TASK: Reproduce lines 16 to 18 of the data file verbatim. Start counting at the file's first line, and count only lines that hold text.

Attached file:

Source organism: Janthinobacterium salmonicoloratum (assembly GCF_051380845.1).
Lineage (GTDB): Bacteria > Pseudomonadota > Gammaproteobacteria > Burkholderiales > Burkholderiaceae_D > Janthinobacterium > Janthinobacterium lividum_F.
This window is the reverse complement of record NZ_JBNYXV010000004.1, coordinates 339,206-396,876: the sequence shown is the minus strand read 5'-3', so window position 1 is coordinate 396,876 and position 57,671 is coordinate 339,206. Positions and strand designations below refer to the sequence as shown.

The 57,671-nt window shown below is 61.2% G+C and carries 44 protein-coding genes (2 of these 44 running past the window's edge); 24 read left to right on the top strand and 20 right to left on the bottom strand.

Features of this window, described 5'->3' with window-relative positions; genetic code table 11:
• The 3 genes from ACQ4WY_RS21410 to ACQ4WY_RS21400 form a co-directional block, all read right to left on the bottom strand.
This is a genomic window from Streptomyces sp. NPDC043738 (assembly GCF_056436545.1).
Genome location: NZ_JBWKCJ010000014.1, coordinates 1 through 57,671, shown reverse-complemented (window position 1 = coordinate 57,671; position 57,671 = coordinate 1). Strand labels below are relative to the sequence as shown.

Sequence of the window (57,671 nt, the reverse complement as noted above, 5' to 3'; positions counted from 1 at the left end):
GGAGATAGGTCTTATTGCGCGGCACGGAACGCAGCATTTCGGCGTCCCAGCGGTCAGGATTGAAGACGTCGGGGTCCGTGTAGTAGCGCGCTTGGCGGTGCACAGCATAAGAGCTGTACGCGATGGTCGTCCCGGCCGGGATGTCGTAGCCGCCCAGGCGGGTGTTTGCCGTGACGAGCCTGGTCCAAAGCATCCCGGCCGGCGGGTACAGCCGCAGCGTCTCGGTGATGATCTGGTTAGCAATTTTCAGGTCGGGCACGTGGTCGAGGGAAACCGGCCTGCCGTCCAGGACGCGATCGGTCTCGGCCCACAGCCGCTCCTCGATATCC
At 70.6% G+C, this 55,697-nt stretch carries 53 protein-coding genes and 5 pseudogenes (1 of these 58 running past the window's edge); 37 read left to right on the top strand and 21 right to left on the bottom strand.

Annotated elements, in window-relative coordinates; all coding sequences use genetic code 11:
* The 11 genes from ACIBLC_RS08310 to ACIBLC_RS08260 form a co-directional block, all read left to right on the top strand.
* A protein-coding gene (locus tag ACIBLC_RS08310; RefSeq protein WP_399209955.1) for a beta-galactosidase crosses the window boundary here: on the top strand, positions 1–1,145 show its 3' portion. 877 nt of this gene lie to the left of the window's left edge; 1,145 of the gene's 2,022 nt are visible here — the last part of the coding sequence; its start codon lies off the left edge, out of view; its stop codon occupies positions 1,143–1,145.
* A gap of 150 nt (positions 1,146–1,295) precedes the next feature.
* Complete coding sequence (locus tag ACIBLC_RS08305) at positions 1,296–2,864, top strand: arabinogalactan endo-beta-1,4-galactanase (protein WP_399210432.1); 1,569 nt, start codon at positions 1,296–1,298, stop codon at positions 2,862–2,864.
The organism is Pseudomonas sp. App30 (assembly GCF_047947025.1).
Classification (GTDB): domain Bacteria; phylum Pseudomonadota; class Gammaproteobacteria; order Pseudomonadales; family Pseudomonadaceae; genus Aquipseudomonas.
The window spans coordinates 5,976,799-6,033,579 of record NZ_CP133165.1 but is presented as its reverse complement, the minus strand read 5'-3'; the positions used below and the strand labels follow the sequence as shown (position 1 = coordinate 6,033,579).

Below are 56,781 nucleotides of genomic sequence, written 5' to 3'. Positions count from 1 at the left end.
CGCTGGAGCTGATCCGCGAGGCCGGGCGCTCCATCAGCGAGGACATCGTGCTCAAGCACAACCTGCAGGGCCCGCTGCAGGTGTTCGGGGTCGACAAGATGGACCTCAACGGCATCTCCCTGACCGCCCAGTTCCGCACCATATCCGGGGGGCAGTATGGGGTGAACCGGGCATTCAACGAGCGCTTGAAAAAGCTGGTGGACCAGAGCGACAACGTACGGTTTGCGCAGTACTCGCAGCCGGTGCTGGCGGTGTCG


* Complete coding sequence (locus tag ACIBLC_RS08305) at positions 1,296–2,864, top strand: arabinogalactan endo-beta-1,4-galactanase (protein WP_399210432.1); 1,569 nt, start codon at positions 1,296–1,298, stop codon at positions 2,862–2,864.
The organism is Pseudomonas sp. App30 (assembly GCF_047947025.1).
Classification (GTDB): domain Bacteria; phylum Pseudomonadota; class Gammaproteobacteria; order Pseudomonadales; family Pseudomonadaceae; genus Aquipseudomonas.